>... However, if I were that student I wouldn't even bother. Huh? What is a university about, save getting a student from point A to point B? Why is the "necessary violence" of teaching discriminatory? And in Computer Science there is no "conversational German." It's all technical. Bernstein feels it would be less sexist to have the students who wish to learn high-level languages and packages. However, Computer Science is not about low-level language and you can discuss effective algorithms in the highest-level language. >... The Russian women in Ed's classes are those few women who are able to > "hack it" in the rigorously mathematical and abstract Russian system. Actually, there are probably MORE women working as scientists and engineers within Soviet technical institutes and universities, proportional to the population, than in American universities: and it can cogently be argued that the lower on-the-job sex discrimination experienced by Soviet women (balanced, unfortunately, by a "second shift" worse than that of their American counterparts) is a result of a more demanding, and more formal, education in mathematics. INFORMALITY can create much discrimination as dropping formal (and hence visible) criteria results in there being unspoken discrimination based on class, race and gender. Mathematics has historically been a path out of invisibility for low-status males (one is reminded of G. H. Hardy's discovery of the brilliant, but completely unknown, Indian mathematician Ranumujan). It has not, historically, performed the same function for women, but that is because of extra-mathematical discrimination...the source of which is very often the less-than-competent teacher of mathematics with his own, undealt-with, issues around math anxiety. One thinks of the women who were able to end-run the prejudices around mathematics by entering "the most difficult part of applied mathematics" (Dijkstra): Ada Augusta and Grace Hopper. >It may well be that more formal training turns some people into better >programmers. ... I'm sorry, I have never seen how anything less than SOME sort of formalism (from automata theory to decision tables) has ever resulted in any progress in the field of programming. >All education would benefit from massive dose of new and different thinking... Here's one example of "new and different" thinking in education. Students in a poor Brooklyn district are being allowed to watch "kiddie slasher" movies in their assembly period, including "Child's Play 2." I suggest that this racist pandering to the absolute worst in students is the logical end-point of these attempts to sugar-coat and deflate the curriculum in the name of fairness. Better the brutal frankness of affirmative action than this.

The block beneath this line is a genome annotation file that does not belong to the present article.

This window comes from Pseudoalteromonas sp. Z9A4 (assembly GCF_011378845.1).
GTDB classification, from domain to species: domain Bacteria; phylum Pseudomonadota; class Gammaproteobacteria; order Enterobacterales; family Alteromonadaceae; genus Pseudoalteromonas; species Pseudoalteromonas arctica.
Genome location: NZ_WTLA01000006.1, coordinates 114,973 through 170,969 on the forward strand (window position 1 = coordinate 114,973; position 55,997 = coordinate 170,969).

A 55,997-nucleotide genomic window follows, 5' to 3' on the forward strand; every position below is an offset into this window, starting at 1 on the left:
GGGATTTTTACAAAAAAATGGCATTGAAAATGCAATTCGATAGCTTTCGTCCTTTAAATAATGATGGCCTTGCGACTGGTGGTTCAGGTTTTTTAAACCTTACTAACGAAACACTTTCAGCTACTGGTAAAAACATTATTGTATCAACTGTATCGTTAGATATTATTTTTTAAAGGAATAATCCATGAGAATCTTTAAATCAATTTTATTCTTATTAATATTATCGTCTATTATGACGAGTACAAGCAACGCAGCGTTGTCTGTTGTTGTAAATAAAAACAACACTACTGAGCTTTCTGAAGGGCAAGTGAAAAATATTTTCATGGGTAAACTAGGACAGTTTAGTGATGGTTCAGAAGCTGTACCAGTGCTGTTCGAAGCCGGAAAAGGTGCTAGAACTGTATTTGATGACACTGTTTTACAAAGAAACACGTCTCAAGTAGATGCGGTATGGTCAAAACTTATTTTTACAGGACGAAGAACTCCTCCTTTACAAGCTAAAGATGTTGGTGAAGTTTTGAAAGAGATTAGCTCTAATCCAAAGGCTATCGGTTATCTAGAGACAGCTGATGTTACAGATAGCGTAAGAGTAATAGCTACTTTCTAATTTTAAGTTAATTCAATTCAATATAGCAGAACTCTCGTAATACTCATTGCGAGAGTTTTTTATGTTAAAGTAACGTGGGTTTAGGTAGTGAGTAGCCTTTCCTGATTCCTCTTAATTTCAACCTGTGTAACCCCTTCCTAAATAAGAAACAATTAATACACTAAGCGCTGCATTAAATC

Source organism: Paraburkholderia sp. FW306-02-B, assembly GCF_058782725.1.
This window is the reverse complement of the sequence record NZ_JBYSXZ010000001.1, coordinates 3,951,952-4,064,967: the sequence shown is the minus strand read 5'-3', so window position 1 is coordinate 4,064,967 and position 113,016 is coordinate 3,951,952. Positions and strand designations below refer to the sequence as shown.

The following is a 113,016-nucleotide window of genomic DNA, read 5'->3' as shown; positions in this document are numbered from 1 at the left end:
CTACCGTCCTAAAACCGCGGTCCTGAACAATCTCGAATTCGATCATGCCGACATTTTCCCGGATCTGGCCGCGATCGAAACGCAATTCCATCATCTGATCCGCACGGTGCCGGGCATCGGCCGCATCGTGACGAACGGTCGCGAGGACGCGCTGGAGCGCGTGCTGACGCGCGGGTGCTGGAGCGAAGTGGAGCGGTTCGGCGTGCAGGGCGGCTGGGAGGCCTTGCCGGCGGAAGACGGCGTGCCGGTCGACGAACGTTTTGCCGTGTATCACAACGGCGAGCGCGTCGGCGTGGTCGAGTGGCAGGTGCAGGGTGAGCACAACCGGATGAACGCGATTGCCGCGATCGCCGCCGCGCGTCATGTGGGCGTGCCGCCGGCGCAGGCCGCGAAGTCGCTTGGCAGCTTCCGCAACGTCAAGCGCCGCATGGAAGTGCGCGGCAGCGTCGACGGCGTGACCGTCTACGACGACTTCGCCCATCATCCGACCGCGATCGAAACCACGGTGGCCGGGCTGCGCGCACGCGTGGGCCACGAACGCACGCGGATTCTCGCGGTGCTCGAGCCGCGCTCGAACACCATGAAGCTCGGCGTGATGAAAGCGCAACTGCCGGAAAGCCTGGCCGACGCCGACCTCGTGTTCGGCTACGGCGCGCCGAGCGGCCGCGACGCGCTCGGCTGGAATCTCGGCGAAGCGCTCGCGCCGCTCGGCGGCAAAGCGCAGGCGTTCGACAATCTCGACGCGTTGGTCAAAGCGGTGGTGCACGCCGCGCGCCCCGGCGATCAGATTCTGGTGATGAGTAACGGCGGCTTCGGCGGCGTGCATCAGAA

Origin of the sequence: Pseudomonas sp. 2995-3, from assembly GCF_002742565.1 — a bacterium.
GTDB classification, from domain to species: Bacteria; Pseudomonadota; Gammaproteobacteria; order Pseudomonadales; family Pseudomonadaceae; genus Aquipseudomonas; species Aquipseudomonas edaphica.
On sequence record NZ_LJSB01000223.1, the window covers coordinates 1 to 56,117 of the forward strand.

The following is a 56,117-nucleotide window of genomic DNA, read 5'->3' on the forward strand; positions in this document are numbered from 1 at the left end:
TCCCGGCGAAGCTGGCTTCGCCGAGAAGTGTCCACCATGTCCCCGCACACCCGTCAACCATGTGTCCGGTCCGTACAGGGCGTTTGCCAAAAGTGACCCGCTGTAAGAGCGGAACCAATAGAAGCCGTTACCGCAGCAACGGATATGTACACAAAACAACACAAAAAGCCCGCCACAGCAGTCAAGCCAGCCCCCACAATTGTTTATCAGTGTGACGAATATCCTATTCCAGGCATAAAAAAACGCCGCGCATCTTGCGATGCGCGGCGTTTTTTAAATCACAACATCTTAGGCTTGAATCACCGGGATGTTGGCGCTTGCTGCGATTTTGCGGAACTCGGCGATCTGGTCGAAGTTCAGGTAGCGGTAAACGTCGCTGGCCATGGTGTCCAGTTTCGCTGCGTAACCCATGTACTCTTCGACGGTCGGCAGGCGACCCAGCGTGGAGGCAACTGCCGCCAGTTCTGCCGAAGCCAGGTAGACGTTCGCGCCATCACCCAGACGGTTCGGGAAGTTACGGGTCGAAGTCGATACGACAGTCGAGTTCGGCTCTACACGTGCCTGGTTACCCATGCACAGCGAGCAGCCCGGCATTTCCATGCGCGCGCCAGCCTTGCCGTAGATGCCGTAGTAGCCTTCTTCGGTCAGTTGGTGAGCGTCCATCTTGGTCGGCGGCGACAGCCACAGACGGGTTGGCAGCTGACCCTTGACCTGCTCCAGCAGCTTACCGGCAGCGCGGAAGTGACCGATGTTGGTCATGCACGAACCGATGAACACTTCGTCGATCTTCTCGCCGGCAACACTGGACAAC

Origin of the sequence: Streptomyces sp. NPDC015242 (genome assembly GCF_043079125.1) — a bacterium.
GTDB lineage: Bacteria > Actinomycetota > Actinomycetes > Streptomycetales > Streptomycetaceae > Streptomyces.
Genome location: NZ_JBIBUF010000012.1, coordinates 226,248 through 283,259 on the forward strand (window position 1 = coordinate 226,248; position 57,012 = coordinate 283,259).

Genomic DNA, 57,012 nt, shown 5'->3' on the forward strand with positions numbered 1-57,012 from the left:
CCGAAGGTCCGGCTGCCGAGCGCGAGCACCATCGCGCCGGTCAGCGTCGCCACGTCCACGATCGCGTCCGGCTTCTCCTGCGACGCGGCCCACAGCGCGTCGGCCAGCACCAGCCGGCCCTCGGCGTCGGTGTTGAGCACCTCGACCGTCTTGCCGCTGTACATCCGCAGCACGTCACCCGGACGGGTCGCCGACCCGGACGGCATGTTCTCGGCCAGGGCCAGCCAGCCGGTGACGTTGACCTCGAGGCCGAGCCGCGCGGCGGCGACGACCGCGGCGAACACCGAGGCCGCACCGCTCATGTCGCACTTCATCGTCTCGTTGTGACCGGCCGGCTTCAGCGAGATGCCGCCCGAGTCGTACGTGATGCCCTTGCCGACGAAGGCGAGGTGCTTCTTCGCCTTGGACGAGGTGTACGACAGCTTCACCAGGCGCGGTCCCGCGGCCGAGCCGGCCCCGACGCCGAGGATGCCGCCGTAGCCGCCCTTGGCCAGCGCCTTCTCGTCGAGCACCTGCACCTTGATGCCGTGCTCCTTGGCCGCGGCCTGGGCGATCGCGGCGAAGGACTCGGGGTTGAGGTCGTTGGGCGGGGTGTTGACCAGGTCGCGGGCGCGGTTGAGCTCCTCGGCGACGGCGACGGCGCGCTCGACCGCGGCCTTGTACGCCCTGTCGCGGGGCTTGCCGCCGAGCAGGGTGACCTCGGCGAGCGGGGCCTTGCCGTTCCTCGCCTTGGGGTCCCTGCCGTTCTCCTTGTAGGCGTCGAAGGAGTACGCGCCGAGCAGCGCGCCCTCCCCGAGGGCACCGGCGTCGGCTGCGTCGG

Hal Pomerantz, it appears to me, has completely missed the point of Ed Nilges' comments. It is more than "unfortunate" that the word "sexist" is used in an argument about the emphasis which formal and rigorous thought should have in computer education. It is symptomatic of a very significant risk to academic thought which, rather incredibly, is leaking out of the liberal arts and soft sciences into a critique of rigorous thinking itself. In a nutshell, the problem is not the extent to which formal automata theory, software engineering, verification, etc. should be presented in an undergraduate program. The problem is that the issue is being attacked _on the grounds_ of its social/political appropriateness, rather than its utility. I have recently become aware of the extent to which the more ambitious (generally female baby-boomer academic) proponents of "deconstruction" intend to carry their philosophy. I was, in conversation with one such, discussing the (well-known to RISKS readers) propensity of the press to garble matters with a scientific content. I mentioned a recent article in the New Republic on the future of energy, in which hydrogen was mentioned as a possible energy source, pointing out its plentiful "supply" in the world's oceans. (This is a common confusion with the attractiveness of hydrogen as a _fuel_ for vehicles. Most readers will understand that the second law of thermodynamics prevents the use of hydrogen extracted from water as an energy _source_, since combustion restores it to a component of water.) I remarked that the part of the article that had most irritated me was the admission that there were "technical problems" with the use of hydrogen as an energy source, with a qualifier to the effect that "scientists are always saying things are impossible and then finding out how to do them in the long run". (another common misconception) The female baby boomer academic in question responded that this was indeed the case, and that "you scientists are so attached to your orthodoxies". Yes, the law of entropy, folks, is not an enigma, not a strange but inevitable feature of the fabric of the universe, nor an excellent approximation to reality whose limits have yet to be discovered. It is a dogma, if the deconstructionists are to be believed. What is more (here in the interests of preserving our friendship the conversation had to be dropped) it is no more or less true than "any other myth". My guess is that had the conversation continued, the second law would be denounced as sexist, since it had been promulgated almost exclusively by wealthy or at least bourgeois white males. I have since discovered that there is a literature of the "deconstruction" of science, which generally shows little understanding of the pursuit of knowledge through rigourous thought, and claims to deny the _existence_ of truth in an extravagantly radical way. I looked up "physics" in the index of one "deconstruction of science" book, since skimming the book showed so little attention to what is usually considered to be the scientific enterprise. Sure enough, there was one such reference. From memory, it said something like "The principal effect of the beginnings of physics was to blur the boundaries between the aristocracy and the serfs, since aristocrats found themselves doing manual labor." This was the first reference to physics in the book. An effect, perhaps. The _principal_ effect??? There are many people who 1) are in positions of some power and influence at universities 2) believe that there is no "truth" other than a matter of "preference" and 3) that all discourse, whatever its explicit content, is implicitly about the relations between the privileged and the oppressed. That such people are the ones enforcing "political correctness" is not surprising. The connection to the typical subject matter of this group is somewhat remote. Mr. Nilges' comments are only an example of the broad problem, which should not be underestimated, particularly by those of us with a broad sympathy with most of the aims of feminism. I think the aspect that the readership of RISKS should be concerned about is the amazing ignorance of what it is we scientific/technological types do, among intelligent literate people, that allows it to be construed as just another branch of politics. I hope, with their moderators' permission, to continue this discussion in soc.feminism . Michael Tobis firstname.lastname@example.org